Sorry to have missed so much of this discussion, lots of interesting points.
Here is another example that happened years ago. This was in the late 80's when "sober stops" had not yet been recognized as being unconstitutional. A guy had a beer after work and headed home. Along the drive, he spotted a pair of cops he knew manning a sober stop and pulled over to say hello. They stood around shooting the breeze for awhile and he thought it would be fun to see what he blew on their breathalyzer. He was sure he was legal so what could be the harm, right? The machine registered him just over the legal limit. The cops had no choice but to book him for DUI since they had seen him drive up. Maybe justice was served by getting a potentially dangerous driver off the road but does anyone think this guy was smart to VOLUNTEER for a breathalyzer test?
This story was from an article in men's health titled something like "10 things men do that screw up their lives." When I get the opportunity to give advice to younger men, I warn them that people often don't distinguish between justice and law. If you have done something wrong (and are not a sociopath) you will feel bad about it. You might be desperate to stop feeling bad about it. Turning yourself over to legal authority MIGHT make you feel better but it will almost certainly open you up to being treated like a pariah for the rest of your life.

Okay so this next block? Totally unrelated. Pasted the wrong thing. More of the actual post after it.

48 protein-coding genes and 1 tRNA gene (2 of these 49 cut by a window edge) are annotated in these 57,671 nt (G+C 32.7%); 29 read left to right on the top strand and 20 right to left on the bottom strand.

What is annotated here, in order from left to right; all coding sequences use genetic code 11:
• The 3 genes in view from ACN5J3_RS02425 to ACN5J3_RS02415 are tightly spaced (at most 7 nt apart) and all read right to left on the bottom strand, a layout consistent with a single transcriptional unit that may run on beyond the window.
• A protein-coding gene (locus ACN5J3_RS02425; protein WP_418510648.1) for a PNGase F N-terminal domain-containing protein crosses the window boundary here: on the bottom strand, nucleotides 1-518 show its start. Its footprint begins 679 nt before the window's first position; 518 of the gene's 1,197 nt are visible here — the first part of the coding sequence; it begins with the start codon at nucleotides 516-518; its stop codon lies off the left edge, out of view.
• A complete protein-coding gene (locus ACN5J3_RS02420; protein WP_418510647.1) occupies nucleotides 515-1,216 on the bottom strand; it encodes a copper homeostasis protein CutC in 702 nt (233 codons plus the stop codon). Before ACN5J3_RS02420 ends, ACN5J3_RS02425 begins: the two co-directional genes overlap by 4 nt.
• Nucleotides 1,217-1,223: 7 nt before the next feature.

Consider the Duke Lacrosse "suspects." I am confident that some of their friends and family urged them to confess to the accusations so "healing" could begin. Now Crystal Mangum is in desperate need of all kinds of healing but a mountan of evidence shows THEY DIDN'T DO IT! Even if they feel guilty about hiring a stripper and being rude to her and embarassing their team or whatever, putting them in jail will not make anyone's life any better.
The same kind of thing happens in DV cases. Accusations of DV happen in an atmosphere of conflict; it is likely both parties have already said and done things they feel bad about. Someone might FEEL abused because her husband forgot to set the VCR to record her favorite TV show. Someone might FEEL guilty because of something he said during an argument. If the police show up at his place of work wanting to question him about "what happened last night" the answer that will make him FEEL better is also the answer that will cost him his livelihood, his home and his children.
Lawyers get guilty people out of jail every day. Their clients sometimes smirk and scoff but plenty of times they tell their lawyer they feel ashamed and miserable. An experienced lawyer knows what to tell them: Tell a priest, tell a bartender two towns over but don't stick your head in a noose trying to feel better; that's not what nooses are for.